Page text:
For boys, being overweight or obese significantly lowers their quality of life compared to healthy weight peers. Interestingly, these results were not found in girls.
The study, published in the Journal of Adolescent Health, also showed that quality of life (QOL) scores improved for children of either sex whose weight status changed from overweight/obese to normal.
The research involved more than 2,000 Australian school children who were about 12 years old at the start of the study in 2004-2005. The researchers followed up with the children after five years.
The participants then answered a questionnaire designed to measure whether being obese (also known as adiposity) influenced their quality of life at age 17 or 18.
“Adiposity in boys was associated with poorer quality of life during adolescence. This association was not observed among girls.
“In both boys and girls, though, persistent overweight or obesity was related to poorer physical functioning after the five years. In contrast, weight loss was associated with improved quality of life during adolescence,” said Bamini Gopinath, Ph.D., senior research fellow at the University of Sydney in Australia.
The questionnaire measured the children’s physical and psychosocial health. It also calculated a combined total quality of life score. The psychosocial health summary score reflected how well the teens were functioning emotionally and socially.
The study revealed that both males and females who were obese at the start of the study and who later reduced to a normal weight had far better physical functioning scores than those who remained obese after five years. These physical functioning scores measured one aspect of the overall quality of life score.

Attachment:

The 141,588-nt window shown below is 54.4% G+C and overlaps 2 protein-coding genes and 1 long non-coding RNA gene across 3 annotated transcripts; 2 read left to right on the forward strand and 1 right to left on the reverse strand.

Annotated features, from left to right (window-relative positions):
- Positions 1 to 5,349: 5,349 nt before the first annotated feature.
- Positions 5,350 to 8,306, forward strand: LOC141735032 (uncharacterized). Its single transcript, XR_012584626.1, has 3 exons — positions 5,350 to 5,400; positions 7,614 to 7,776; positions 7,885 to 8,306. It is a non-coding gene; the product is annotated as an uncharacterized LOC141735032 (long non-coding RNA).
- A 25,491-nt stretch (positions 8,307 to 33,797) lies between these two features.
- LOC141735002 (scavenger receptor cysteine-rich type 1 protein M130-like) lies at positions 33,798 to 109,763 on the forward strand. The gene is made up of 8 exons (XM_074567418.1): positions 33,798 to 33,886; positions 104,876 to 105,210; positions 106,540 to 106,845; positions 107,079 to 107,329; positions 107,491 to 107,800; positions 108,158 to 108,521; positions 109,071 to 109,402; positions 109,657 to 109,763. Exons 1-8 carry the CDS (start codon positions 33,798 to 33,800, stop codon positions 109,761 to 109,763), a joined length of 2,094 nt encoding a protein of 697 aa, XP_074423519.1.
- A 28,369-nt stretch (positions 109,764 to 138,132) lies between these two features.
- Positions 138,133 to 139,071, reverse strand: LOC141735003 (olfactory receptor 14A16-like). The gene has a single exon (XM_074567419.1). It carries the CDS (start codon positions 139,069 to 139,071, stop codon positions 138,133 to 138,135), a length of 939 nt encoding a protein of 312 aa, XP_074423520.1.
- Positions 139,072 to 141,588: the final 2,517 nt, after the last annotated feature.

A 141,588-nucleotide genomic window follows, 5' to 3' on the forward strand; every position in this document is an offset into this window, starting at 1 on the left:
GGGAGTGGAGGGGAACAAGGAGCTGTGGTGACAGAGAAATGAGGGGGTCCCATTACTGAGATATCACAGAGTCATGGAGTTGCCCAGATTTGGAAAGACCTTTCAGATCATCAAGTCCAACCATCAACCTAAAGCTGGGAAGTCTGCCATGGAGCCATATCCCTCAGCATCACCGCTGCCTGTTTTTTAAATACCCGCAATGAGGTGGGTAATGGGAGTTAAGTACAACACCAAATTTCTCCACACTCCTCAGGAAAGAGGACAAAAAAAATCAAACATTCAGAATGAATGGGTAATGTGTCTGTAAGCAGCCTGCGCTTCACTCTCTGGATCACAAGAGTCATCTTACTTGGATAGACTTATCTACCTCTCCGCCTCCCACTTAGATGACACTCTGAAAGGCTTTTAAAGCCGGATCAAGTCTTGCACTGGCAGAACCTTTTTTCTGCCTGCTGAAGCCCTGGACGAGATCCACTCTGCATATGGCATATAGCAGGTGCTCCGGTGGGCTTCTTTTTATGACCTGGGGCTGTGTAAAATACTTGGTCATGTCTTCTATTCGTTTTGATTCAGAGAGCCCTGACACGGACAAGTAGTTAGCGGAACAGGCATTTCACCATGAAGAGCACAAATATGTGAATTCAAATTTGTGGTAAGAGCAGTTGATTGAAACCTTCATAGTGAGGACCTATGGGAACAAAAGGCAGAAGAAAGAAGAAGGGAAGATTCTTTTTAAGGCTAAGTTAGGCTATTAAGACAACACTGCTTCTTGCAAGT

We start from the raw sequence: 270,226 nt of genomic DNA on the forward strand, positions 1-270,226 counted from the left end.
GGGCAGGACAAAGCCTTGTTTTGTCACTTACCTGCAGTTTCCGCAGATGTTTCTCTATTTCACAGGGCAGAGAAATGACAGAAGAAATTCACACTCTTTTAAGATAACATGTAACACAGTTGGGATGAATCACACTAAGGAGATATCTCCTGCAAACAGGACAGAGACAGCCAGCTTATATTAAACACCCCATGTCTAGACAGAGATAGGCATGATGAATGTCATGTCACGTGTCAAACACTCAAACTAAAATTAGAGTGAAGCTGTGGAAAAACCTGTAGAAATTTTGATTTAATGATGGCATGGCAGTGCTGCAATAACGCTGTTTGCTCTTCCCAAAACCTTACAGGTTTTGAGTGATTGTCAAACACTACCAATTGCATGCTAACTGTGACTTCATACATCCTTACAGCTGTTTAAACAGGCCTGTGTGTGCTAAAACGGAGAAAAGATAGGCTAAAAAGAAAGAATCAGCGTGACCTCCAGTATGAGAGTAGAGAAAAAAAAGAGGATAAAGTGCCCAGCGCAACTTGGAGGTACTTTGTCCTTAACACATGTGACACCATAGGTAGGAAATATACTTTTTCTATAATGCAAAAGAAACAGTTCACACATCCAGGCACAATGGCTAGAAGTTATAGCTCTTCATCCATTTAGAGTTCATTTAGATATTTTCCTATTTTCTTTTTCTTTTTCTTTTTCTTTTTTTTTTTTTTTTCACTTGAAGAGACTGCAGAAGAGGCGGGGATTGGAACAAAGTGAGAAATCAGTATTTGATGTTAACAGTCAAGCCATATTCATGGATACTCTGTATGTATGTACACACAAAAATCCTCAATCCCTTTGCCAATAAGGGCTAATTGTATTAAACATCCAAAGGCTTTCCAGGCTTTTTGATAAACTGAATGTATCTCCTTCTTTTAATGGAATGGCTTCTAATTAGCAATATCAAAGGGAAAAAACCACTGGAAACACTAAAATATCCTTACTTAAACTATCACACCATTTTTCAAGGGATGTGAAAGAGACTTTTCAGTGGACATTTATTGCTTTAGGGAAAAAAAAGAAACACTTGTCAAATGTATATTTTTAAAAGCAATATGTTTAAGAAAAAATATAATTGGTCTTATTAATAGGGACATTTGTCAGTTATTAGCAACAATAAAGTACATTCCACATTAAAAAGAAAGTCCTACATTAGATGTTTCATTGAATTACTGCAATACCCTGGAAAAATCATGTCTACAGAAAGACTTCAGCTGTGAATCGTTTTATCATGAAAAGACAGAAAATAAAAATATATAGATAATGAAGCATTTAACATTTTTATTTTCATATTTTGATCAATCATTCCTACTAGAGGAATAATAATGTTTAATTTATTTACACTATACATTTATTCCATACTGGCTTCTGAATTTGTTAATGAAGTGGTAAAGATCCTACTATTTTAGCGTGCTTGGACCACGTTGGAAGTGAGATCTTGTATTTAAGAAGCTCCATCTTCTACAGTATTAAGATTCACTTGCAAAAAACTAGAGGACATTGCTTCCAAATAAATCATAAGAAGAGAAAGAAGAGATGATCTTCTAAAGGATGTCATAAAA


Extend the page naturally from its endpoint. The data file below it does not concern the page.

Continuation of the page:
“The findings suggest that an unhealthy weight status and excess body fat could negatively impact the mental and physical wellbeing of adolescents, particularly boys,” said Gopinath.
He noted that the study highlights the value of looking at the quality of life among obese teens in both clinical practice and in research studies.
He also added that “obesity prevention and treatment efforts [ought] to address the broad spectrum of psychosocial implications of being obese as a teenager.”
Lawrence J. Cheskin, M.D., director of the Johns Hopkins Weight Management Center, noted that the differences in quality of life and physical functioning between obese and normal weight teens has not been carefully done before.
“The fact that QOL improved with improvement in weight over time is also important,” said Cheskin. He added that parents, health care providers and teenagers need to understand the far-reaching effects that being overweight can have on a teen’s enjoyment of life.
Source: Center for Advancing Health
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